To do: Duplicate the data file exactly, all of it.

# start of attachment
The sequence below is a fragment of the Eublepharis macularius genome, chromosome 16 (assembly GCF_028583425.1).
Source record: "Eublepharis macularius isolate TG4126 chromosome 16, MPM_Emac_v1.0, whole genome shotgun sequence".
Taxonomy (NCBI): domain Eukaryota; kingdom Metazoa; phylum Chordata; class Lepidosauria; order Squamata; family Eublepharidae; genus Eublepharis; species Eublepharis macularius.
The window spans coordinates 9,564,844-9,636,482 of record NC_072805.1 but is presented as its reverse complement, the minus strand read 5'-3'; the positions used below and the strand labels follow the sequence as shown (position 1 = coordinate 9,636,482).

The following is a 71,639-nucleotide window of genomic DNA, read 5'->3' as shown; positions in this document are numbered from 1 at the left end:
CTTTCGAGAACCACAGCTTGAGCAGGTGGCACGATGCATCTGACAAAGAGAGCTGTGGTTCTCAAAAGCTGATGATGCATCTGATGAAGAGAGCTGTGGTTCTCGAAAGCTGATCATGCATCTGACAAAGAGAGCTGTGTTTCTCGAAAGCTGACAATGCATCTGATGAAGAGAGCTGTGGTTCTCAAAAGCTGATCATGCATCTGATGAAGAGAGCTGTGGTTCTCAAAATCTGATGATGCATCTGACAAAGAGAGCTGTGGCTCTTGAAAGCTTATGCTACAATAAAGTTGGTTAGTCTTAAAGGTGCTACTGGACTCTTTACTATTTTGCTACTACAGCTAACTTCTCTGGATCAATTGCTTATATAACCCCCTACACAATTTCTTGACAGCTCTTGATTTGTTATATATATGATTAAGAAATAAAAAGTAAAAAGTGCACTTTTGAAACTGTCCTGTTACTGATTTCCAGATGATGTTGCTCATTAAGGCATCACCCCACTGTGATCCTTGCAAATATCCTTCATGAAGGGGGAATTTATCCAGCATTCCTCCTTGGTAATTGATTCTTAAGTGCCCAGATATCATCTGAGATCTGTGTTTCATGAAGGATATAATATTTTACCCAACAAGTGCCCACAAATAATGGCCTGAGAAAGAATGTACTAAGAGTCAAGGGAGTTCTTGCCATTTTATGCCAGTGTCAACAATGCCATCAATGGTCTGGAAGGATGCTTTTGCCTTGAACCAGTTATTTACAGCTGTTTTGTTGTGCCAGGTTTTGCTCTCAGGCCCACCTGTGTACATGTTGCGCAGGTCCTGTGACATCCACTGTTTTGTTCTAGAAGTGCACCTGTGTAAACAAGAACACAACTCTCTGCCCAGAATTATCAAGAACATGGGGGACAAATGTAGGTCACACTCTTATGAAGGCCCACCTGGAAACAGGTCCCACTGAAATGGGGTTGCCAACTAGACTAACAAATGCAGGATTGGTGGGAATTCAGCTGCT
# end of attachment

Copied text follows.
The sequence below is a fragment of the Eublepharis macularius genome, chromosome 16 (assembly GCF_028583425.1).
Source record: "Eublepharis macularius isolate TG4126 chromosome 16, MPM_Emac_v1.0, whole genome shotgun sequence".
Taxonomy (NCBI): domain Eukaryota; kingdom Metazoa; phylum Chordata; class Lepidosauria; order Squamata; family Eublepharidae; genus Eublepharis; species Eublepharis macularius.
The window spans coordinates 9,564,844-9,636,482 of record NC_072805.1 but is presented as its reverse complement, the minus strand read 5'-3'; the positions used below and the strand labels follow the sequence as shown (position 1 = coordinate 9,636,482).

The following is a 71,639-nucleotide window of genomic DNA, read 5'->3' as shown; positions in this document are numbered from 1 at the left end:
CTTTCGAGAACCACAGCTTGAGCAGGTGGCACGATGCATCTGACAAAGAGAGCTGTGGTTCTCAAAAGCTGATGATGCATCTGATGAAGAGAGCTGTGGTTCTCGAAAGCTGATCATGCATCTGACAAAGAGAGCTGTGTTTCTCGAAAGCTGACAATGCATCTGATGAAGAGAGCTGTGGTTCTCAAAAGCTGATCATGCATCTGATGAAGAGAGCTGTGGTTCTCAAAATCTGATGATGCATCTGACAAAGAGAGCTGTGGCTCTTGAAAGCTTATGCTACAATAAAGTTGGTTAGTCTTAAAGGTGCTACTGGACTCTTTACTATTTTGCTACTACAGCTAACTTCTCTGGATCAATTGCTTATATAACCCCCTACACAATTTCTTGACAGCTCTTGATTTGTTATATATATGATTAAGAAATAAAAAGTAAAAAGTGCACTTTTGAAACTGTCCTGTTACTGATTTCCAGATGATGTTGCTCATTAAGGCATCACCCCACTGTGATCCTTGCAAATATCCTTCATGAAGGGGGAATTTATCCAGCATTCCTCCTTGGTAATTGATTCTTAAGTGCCCAGATATCATCTGAGATCTGTGTTTCATGAAGGATATAATATTTTACCCAACAAGTGCCCACAAATAATGGCCTGAGAAAGAATGTACTAAGAGTCAAGGGAGTTCTTGCCATTTTATGCCAGTGTCAACAATGCCATCAATGGTCTGGAAGGATGCTTTTGCCTTGAACCAGTTATTTACAGCTGTTTTGTTGTGCCAGGTTTTGCTCTCAGGCCCACCTGTGTACATGTTGCGCAGGTCCTGTGACATCCACTGTTTTGTTCTAGAAGTGCACCTGTGTAAACAAGAACACAACTCTCTGCCCAGAATTATCAAGAACATGGGGGACAAATGTAGGTCACACTCTTATGAAGGCCCACCTGGAAACAGGTCCCACTGAAATGGGGTTGCCAACTAGACTAACAAATGCAGGATTGGTGGGAATTCAGCTGCT